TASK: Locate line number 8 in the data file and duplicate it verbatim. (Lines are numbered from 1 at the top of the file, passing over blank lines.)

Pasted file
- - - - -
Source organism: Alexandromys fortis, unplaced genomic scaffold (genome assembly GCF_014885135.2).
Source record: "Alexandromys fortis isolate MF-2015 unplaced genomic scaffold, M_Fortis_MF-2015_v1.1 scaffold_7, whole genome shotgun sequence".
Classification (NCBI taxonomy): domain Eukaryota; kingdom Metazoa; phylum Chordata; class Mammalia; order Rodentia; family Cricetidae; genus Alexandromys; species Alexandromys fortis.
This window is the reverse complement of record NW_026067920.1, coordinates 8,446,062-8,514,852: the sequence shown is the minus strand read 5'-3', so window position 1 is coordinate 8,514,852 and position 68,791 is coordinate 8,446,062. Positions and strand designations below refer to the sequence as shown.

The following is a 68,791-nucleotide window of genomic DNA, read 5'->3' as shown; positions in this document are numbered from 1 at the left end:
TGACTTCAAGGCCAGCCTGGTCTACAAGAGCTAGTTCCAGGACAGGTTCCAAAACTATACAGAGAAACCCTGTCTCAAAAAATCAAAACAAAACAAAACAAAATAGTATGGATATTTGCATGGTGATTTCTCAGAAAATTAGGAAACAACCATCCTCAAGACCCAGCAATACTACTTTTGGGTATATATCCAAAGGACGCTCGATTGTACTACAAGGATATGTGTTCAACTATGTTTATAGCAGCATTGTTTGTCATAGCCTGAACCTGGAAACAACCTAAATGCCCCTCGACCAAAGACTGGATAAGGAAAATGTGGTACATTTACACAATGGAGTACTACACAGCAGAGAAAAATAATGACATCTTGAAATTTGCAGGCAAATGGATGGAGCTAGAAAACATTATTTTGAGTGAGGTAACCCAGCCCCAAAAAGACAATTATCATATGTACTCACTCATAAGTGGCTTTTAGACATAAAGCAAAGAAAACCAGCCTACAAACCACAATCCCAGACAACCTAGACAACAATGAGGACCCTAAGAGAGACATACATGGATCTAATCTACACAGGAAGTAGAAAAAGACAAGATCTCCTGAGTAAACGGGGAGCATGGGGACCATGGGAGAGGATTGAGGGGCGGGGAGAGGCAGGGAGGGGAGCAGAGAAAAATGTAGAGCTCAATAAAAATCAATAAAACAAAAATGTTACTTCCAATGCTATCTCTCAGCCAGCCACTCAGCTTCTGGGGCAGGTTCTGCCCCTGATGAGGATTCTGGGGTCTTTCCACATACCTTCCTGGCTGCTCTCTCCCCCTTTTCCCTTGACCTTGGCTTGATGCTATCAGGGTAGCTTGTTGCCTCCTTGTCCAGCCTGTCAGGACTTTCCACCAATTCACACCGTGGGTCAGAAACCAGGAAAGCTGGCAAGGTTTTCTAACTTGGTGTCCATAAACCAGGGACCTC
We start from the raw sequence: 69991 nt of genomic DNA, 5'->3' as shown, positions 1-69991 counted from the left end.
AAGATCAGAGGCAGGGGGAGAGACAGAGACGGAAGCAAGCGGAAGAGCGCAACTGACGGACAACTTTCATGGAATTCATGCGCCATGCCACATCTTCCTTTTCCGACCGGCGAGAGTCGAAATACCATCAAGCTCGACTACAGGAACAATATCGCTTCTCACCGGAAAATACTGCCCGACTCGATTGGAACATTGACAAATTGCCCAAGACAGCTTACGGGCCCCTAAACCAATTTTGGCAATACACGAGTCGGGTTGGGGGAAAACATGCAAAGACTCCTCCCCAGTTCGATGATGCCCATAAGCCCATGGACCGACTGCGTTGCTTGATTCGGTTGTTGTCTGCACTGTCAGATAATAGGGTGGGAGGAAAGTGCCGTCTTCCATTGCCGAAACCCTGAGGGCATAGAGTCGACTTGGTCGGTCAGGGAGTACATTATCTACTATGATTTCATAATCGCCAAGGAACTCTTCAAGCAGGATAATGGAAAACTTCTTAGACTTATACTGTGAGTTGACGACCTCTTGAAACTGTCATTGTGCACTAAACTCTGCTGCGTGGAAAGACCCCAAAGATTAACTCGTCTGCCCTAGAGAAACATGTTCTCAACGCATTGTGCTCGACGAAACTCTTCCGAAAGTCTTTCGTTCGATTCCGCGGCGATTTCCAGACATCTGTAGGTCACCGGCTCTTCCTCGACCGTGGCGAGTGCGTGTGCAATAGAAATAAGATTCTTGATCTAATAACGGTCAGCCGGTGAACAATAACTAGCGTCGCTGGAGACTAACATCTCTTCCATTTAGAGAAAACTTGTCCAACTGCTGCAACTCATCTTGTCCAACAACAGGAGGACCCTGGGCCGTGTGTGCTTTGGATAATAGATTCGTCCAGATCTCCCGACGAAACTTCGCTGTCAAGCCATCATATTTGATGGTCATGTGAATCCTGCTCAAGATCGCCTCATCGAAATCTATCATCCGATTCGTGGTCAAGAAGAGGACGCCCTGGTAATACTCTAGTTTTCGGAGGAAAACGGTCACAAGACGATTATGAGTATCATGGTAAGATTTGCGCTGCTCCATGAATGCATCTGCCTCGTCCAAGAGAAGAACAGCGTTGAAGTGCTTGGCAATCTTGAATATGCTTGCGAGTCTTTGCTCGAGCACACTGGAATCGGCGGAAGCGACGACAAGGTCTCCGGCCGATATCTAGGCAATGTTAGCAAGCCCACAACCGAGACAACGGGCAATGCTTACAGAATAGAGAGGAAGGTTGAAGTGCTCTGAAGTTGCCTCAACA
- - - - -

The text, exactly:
AAGATCAGAGGCAGGGGGAGAGACAGAGACGGAAGCAAGCGGAAGAGCGCAACTGACGGACAACTTTCATGGAATTCATGCGCCATGCCACATCTTCCTTTTCCGACCGGCGAGAGTCGAAATACCATCAAGCTCGACTACAGGAACAATATCGCTTCTCACCGGAAAATACTGCCCGACTCGATTGGAACATTGACAAATTGCCCAAGACAGCTTACGGGCCCCTAAACCAATTTTGGCAATACACGAGTCGGGTTGGGGGAAAACATGCAAAGACTCCTCCCCAGTTCGATGATGCCCATAAGCCCATGGACCGACTGCGTTGCTTGATTCGGTTGTTGTCTGCACTGTCAGATAATAGGGTGGGAGGAAAGTGCCGTCTTCCATTGCCGAAACCCTGAGGGCATAGAGTCGACTTGGTCGGTCAGGGAGTACATTATCTACTATGATTTCATAATCGCCAAGGAACTCTTCAAGCAGGATAATGGAAAACTTCTTAGACTTATACTGTGAGTTGACGACCTCTTGAAACTGTCATTGTGCACTAAACTCTGCTGCGTGGAAAGACCCCAAAGATTAACTCGTCTGCCCTAGAGAAACATGTTCTCAACGCATTGTGCTCGACGAAACTCTTCCGAAAGTCTTTCGTTCGATTCCGCGGCGATTTCCAGACATCTGTAGGTCACCGGCTCTTCCTCGACCGTGGCGAGTGCGTGTGCAATAGAAATAAGATTCTTGATCTAATAACGGTCAGCCGGTGAACAATAACTAGCGTCGCTGGAGACTAACATCTCTTCCATTTAGAGAAAACTTGTCCAACTGCTGCAACTCATCTTGTCCAACAACAGGAGGACCCTGGGCCGTGTGTGCTTTGGATAATAGATTCGTCCAGATCTCCCGACGAAACTTCGCTGTCAAGCCATCATATTTGATGGTCATGTGAATCCTGCTCAAGATCGCCTCATCGAAATCTATCATCCGATTCGTGGTCAAGAAGAGGACGCCCTGGTAATACTCTAGTTTTCGGAGGAAAACGGTCACAAGACGATTATGAGTATCATGGTAAGATTTGCGCTGCTCCATGAATGCATCTGCCTCGTCCAAGAGAAGAACAGCGTTGAAGTGCTTGGCAATCTTGAATATGCTTGCGAGTCTTTGCTCGAGCACACTGGAATCGGCGGAAGCGACGACAAGGTCTCCGGCCGATATCTAGGCAATGTTAGCAAGCCCACAACCGAGACAACGGGCAATGCTTACAGAATAGAGAGGAAGGTTGAAGTGCTCTGAAGTTGCCTCAACA